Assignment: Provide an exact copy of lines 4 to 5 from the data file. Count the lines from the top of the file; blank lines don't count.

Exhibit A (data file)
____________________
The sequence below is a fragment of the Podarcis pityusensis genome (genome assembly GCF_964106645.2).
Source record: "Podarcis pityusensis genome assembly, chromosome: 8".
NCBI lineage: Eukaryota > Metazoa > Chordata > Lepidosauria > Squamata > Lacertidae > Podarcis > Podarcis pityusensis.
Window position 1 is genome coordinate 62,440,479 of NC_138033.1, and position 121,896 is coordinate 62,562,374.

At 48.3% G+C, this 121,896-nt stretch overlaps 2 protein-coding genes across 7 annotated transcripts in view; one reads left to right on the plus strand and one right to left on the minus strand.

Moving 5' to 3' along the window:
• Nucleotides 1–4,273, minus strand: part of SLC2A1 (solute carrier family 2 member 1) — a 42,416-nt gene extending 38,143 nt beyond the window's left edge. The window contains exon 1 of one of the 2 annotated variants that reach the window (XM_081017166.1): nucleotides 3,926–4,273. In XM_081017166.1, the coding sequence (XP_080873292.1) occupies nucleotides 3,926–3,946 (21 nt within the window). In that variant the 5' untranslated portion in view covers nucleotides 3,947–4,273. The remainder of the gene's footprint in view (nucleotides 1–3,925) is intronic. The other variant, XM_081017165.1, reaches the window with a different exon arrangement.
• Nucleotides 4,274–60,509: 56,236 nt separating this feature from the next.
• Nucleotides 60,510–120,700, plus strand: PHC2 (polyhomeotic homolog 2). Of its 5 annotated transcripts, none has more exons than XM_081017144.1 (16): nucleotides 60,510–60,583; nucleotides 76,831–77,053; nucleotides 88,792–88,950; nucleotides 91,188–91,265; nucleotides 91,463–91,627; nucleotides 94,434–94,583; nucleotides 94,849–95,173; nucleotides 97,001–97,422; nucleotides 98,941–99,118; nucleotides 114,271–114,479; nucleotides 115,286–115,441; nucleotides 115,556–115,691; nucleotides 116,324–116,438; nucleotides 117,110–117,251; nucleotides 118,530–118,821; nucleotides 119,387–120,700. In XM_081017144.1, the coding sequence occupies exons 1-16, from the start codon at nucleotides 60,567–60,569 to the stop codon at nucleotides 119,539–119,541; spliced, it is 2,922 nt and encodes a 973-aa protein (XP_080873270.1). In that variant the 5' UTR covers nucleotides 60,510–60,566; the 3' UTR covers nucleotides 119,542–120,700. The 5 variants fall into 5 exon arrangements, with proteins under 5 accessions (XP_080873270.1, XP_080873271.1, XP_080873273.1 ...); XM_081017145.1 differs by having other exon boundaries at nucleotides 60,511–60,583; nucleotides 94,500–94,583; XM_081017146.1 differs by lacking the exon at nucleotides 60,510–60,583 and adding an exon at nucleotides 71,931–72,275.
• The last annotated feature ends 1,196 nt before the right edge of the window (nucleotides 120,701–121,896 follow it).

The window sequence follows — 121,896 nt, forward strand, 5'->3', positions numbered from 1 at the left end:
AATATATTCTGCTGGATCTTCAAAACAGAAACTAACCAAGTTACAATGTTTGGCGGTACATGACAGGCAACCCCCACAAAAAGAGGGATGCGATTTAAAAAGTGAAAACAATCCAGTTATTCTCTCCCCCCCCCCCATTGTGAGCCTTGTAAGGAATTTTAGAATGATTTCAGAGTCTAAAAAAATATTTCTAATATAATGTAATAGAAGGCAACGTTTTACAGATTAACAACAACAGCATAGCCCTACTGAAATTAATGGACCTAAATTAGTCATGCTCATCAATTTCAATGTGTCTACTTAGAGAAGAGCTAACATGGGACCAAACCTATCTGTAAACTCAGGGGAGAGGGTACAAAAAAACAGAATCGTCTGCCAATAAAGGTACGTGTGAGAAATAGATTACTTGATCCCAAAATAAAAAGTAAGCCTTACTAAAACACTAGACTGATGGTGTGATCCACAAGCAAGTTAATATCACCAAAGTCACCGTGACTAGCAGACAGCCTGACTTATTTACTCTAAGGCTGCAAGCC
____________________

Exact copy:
Window position 1 is genome coordinate 62,440,479 of NC_138033.1, and position 121,896 is coordinate 62,562,374.

At 48.3% G+C, this 121,896-nt stretch overlaps 2 protein-coding genes across 7 annotated transcripts in view; one reads left to right on the plus strand and one right to left on the minus strand.